“Let the beauty of Jesus be seen in me

All His wonderful passion and purity

Oh, Thou Spirit divine, all my nature refine

Till the beauty of Jesus be seen in me”

When the Woman in the Mirror Isn’t You

mirror image

mirror image

It was the thing I dreaded most the years we spent in our traditional church pastorate: women’s ministry. By gender, I was the default leader of all such ministries under the heading of “women”. Ugh!

I also headed up the youth programs and planned Sunday services and special events. I worked with volunteers and got dirty in a warehouse screening gifts for kids at Christmas. There were plenty of things I was more drawn to to keep me busy.



Give me a weekend trip with a van load of middle school kids any day but please, not another trip to the Strawberry Festival or local buffet with a group of women! I didn’t have one more service idea in my head. How many tray favors can you make for a nursing home? I don’t even think they use them. They’re just nice and accept our pitiful need to do something, anything.

But here I sat, in the midst of 30 or so women who were 30 or so years older than me, around tables in the back of our chapel. Most of these women had other churches and that was okay with me. They came together to get out and be with other women. The very thing I didn’t understand. I wasn’t too good at the “just being”.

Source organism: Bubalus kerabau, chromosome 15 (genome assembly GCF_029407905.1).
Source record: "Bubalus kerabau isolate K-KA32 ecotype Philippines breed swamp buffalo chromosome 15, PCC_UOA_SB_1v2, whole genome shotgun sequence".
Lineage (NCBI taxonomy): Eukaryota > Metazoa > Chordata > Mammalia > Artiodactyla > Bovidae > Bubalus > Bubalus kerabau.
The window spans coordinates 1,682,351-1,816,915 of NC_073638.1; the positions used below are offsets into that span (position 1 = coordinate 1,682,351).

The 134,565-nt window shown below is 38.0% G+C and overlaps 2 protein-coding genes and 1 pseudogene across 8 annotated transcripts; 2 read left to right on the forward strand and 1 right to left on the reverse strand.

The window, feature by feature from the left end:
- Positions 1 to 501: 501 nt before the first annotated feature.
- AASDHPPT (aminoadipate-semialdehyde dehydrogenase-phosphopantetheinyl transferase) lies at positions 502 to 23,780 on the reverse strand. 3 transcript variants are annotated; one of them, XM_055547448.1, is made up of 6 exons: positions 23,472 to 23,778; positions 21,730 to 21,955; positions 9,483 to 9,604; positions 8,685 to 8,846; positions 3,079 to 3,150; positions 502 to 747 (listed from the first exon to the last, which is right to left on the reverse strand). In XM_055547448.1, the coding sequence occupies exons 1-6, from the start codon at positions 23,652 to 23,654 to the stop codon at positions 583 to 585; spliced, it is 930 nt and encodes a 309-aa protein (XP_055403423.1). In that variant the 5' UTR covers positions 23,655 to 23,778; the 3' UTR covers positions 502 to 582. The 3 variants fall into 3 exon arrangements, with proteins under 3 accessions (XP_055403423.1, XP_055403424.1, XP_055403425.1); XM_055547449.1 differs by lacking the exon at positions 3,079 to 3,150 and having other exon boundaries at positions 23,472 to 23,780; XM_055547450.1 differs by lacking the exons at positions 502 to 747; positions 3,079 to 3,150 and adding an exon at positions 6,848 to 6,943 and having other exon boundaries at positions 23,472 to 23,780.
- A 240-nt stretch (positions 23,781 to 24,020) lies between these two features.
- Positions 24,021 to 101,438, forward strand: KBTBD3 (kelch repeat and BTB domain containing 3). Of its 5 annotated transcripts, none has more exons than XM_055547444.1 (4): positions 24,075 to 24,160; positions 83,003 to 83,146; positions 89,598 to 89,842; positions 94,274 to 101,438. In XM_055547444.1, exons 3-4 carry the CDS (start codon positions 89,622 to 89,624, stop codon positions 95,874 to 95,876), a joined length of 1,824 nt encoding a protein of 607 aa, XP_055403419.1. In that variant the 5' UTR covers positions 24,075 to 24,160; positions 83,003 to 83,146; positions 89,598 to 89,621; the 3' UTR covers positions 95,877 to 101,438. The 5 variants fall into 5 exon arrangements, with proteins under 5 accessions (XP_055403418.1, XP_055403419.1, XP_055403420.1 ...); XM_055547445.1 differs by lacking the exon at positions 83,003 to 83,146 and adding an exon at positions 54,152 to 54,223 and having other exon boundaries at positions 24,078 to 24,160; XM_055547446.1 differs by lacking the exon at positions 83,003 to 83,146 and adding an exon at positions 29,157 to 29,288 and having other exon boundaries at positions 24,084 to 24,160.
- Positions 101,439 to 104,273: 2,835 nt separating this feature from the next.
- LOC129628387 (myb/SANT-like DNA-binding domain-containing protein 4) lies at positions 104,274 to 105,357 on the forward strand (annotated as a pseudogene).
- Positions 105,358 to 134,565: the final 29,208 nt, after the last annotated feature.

I did my thing. I smiled. I learned their names and laughed when they laughed. I patted shoulders and hugged the huggers. I even drove the van to the Strawberry Festival on a very cold Central Florida morning. (Okay, maybe I made our youth director drive so I’d have someone to hang with.) But I never felt like I fit.

Agnes sat me down one day. Actually, she was already sitting down but she wanted to tell me something important and I needed to sit to listen to her. So I did. She told me her husband had been a pastor and she didn’t fit the role of their churches previous pastor wives. She didn’t play piano. She didn’t teach Sunday School class and she had to tell them she couldn’t, wouldn’t be like those before her. She looked at me and said, you have to be you.

I nearly cried. This woman from a different generation, different church, different customs and expectations knew what it was like when the woman in the mirror wasn’t you. She understood her abilities and she understood mine. She saw my awkwardness like the clawing at a sweater that just doesn’t fit right. You tug and pull and shift it this way or that but it’s never right because it doesn’t fit.

Because of our church structure and requirements I couldn’t relinquish this role. The women in our denomination aren’t Pastors Wives but Pastor’s themselves. But Agnes released me from my self-imposed constraints. She gave me freedom to realize I had been looking into the wrong mirror. I’d been peering into one made by man and its reflection is always poor.